The main theme of this issue is social exclusion and poverty. The supply of good jobs for those with low education is declining. Among men, earnings have polarized. Single parenthood, also on the rise, is creating another dimension of social exclusion. The typical poor are no longer old, but rather families with children, and single-parent families in particular. Experts differ on the causes of these trends, but all agree they are unyielding.
So what can we do? Everyone says upgrade skills, and we must--but that will still leave many excluded. One challenge is to give those born into poor families a chance to qualify for the high-paid, high-skilled jobs. The young, says Tom Kent, must be the federal government's priority. He proposes a system of child-care vouchers, income-contingent loans for post-secondary education, and fully financed comprehensive health services for children. To pay for these programs, Kent would draw on private retirement savings plans and other sources of tax-sheltered income.
Kent was a major architect of the social programs of Liberal governments of an earlier generation. Hugh Segal, policy advisor to recent Conservative governments, takes a more radical view. There is only one policy, Segal argues, that can address the needs of the excluded: the "basic income floor." The principle is simple: in the case of most Canadians, the state does not ask how their income reaches a certain level; it simply taxes it. So when income collapses, the state has no right to cast judgment; it should simply provide a "negative income"--a guaranteed annual income. Segal realizes that such a policy is a radical break from the piecemeal programs of the past, but insists that nothing less can meet the needs of an age in which technology is itself radically transforming many aspects of life.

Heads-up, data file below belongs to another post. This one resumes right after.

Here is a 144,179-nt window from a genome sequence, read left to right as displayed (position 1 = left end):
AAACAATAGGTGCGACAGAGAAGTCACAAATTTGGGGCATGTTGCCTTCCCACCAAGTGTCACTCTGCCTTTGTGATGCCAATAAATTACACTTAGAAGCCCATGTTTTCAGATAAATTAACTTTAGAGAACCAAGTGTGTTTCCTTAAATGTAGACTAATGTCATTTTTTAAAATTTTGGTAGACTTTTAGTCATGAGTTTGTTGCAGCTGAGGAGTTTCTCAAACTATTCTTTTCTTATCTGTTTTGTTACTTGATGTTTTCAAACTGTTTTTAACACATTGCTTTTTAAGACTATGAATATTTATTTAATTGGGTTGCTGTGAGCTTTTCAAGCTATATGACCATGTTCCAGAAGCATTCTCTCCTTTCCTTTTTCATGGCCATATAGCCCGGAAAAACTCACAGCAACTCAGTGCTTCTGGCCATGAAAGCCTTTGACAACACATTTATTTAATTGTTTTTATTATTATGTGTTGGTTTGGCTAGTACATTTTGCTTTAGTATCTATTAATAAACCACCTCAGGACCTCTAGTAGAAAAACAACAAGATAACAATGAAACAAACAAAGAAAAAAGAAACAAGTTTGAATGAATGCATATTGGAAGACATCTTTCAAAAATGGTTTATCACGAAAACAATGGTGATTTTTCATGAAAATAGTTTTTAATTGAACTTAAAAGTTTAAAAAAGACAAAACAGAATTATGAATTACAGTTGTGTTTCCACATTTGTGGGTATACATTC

Inroads co-editor John Richards sounds a cautionary note. It is wrong, he contends, for governments to provide long-term, non-employment income to poor families--because of what that will do to the stability of the family unit. Since men still bear the major responsibility for earning the family income, the immediate effect of a guaranteed annual income would be to devalue the father's role, and lead to more family breakdown. At similar income levels, children growing up in fatherless families do less well at school and are more likely themselves to become single parents. Instead of guaranteeing income, he insists, we should support federal and provincial initiatives to provide earning supplements to poor families.
Inroads 5 featured a roundtable discussion among key players from the then recently defeated Ontario NDP government. To follow up, Inroads invited five leading young voices on the left, Mark Kingwell, Naomi Klein, Irshad Manji, Tom Parkin, and Alexandra...